Analysis of these claims and adding up the alleged total number of homes supplied shows that well over one million homes (almost half the total in Scotland) should now be powered by wind-generated electricity. To fulfil the claimed emission reduction benefit, one of our fossil-fuelled power stations should have been closed by now - but it has not. ...The despoiling of our countryside, plus huge subsidies for wind turbines and consequent higher electricity costs, would seem to be for no benefit whatsoever, except, of course, to developers and landowners.
"According to ScottishPower, the project will reduce carbon dioxide emissions by 650,000 tonnes per year."
Erecting a wind farm per se does not reduce emissions. A reduction in emissions only takes place when fossil generation is displaced by the wind generation.
But because the wind is variable, intermittent, sometimes too strong for turbines and is largely unpredictable, back-up power-station generation is required continuously, irrespective of wind conditions, to ensure a reliable electricity supply.
If the 180,000 homes mentioned were to rely only on the output of Whitelee wind farm, they would be unable to switch anything electrical on with any confidence that it would work because of the unreliable output from wind farms.
I've just caught up with Christopher Booker's Sunday Telegraph column from a week ago - yes, I know I'm a bit slow - but it demonstrates what I have always thought about wind power. It's a complete waste of money. It may make environmentalists all warm inside but it's costing the rest of us a pretty packet in subsidies, to say nothing of the visual pollution the giant wind turbines cause. Here's Booker's piece in full...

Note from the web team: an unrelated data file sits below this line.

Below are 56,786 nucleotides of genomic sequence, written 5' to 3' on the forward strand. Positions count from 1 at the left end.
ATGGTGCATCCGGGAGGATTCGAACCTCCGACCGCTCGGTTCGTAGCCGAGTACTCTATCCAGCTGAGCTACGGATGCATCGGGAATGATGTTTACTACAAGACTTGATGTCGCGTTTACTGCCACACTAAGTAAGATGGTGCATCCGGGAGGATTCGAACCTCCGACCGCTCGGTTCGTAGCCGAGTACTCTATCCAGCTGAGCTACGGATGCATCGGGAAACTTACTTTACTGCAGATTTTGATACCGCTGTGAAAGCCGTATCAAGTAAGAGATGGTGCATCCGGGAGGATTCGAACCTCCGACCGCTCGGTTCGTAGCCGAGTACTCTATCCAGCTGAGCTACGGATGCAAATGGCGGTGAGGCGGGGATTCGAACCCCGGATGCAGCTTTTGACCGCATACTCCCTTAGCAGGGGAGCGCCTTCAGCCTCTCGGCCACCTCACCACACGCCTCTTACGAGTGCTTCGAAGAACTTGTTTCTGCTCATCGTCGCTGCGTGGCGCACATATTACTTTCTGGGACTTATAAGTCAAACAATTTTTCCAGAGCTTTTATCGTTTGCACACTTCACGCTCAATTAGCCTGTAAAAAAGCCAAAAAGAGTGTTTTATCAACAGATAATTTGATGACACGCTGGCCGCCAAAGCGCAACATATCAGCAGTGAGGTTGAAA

The proposal, outlined to me in a letter from Scottish Power, suggests the wind farm is to be replaced with 10 new turbines that would reach an overall height in excess of 125 metres (currently 49 metres) with wingspans of 80 metres (currently 32 metres) - higher than Nelson's Column with a wingspan larger than a Boeing 747.
I would suggest that this is hardly an overhaul but more a major redevelopment of current wind energy output in Cornwall.
The proposed redevelopment of the wind farm will also be enlarged from its current site to include the erection of turbines along the St Newlyn East Downs and through to Fiddlers Green - a doubling of the current area of the countryside used and I suspect a development that must cause some concern to the residents of Fiddlers Green.